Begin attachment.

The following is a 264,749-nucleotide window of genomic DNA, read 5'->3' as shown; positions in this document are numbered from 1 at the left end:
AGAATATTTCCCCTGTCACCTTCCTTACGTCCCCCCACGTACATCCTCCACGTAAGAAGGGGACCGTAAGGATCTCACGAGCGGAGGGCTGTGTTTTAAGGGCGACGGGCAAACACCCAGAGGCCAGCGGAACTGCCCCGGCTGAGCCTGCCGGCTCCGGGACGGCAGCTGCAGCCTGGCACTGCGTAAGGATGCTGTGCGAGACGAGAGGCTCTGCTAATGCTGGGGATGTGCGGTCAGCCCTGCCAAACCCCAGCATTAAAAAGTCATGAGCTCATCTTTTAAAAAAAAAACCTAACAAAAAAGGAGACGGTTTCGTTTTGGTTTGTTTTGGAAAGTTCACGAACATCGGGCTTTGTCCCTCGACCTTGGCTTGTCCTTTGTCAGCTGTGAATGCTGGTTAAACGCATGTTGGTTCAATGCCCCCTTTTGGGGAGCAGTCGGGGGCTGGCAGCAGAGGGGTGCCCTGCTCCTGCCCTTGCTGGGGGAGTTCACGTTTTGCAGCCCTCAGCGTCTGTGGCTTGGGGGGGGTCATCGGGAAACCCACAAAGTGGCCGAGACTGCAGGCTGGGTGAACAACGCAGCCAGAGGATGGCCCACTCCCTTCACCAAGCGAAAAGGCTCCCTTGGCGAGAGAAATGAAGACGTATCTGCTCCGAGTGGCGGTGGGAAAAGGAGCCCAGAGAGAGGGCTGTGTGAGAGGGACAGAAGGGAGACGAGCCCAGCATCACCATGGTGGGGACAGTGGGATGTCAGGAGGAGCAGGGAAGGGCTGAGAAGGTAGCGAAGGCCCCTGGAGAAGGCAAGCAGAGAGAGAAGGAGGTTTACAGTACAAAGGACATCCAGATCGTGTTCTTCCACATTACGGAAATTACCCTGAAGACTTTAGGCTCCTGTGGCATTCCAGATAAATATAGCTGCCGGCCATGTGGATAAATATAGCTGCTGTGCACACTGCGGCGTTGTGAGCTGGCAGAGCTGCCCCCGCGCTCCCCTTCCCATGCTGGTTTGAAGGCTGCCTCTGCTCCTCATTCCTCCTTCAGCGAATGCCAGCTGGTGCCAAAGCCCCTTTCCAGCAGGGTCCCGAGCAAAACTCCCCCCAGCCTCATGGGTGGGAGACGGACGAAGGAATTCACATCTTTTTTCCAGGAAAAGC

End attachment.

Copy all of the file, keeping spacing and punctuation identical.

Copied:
The following is a 264,749-nucleotide window of genomic DNA, read 5'->3' as shown; positions in this document are numbered from 1 at the left end:
AGAATATTTCCCCTGTCACCTTCCTTACGTCCCCCCACGTACATCCTCCACGTAAGAAGGGGACCGTAAGGATCTCACGAGCGGAGGGCTGTGTTTTAAGGGCGACGGGCAAACACCCAGAGGCCAGCGGAACTGCCCCGGCTGAGCCTGCCGGCTCCGGGACGGCAGCTGCAGCCTGGCACTGCGTAAGGATGCTGTGCGAGACGAGAGGCTCTGCTAATGCTGGGGATGTGCGGTCAGCCCTGCCAAACCCCAGCATTAAAAAGTCATGAGCTCATCTTTTAAAAAAAAAACCTAACAAAAAAGGAGACGGTTTCGTTTTGGTTTGTTTTGGAAAGTTCACGAACATCGGGCTTTGTCCCTCGACCTTGGCTTGTCCTTTGTCAGCTGTGAATGCTGGTTAAACGCATGTTGGTTCAATGCCCCCTTTTGGGGAGCAGTCGGGGGCTGGCAGCAGAGGGGTGCCCTGCTCCTGCCCTTGCTGGGGGAGTTCACGTTTTGCAGCCCTCAGCGTCTGTGGCTTGGGGGGGGTCATCGGGAAACCCACAAAGTGGCCGAGACTGCAGGCTGGGTGAACAACGCAGCCAGAGGATGGCCCACTCCCTTCACCAAGCGAAAAGGCTCCCTTGGCGAGAGAAATGAAGACGTATCTGCTCCGAGTGGCGGTGGGAAAAGGAGCCCAGAGAGAGGGCTGTGTGAGAGGGACAGAAGGGAGACGAGCCCAGCATCACCATGGTGGGGACAGTGGGATGTCAGGAGGAGCAGGGAAGGGCTGAGAAGGTAGCGAAGGCCCCTGGAGAAGGCAAGCAGAGAGAGAAGGAGGTTTACAGTACAAAGGACATCCAGATCGTGTTCTTCCACATTACGGAAATTACCCTGAAGACTTTAGGCTCCTGTGGCATTCCAGATAAATATAGCTGCCGGCCATGTGGATAAATATAGCTGCTGTGCACACTGCGGCGTTGTGAGCTGGCAGAGCTGCCCCCGCGCTCCCCTTCCCATGCTGGTTTGAAGGCTGCCTCTGCTCCTCATTCCTCCTTCAGCGAATGCCAGCTGGTGCCAAAGCCCCTTTCCAGCAGGGTCCCGAGCAAAACTCCCCCCAGCCTCATGGGTGGGAGACGGACGAAGGAATTCACATCTTTTTTCCAGGAAAAGC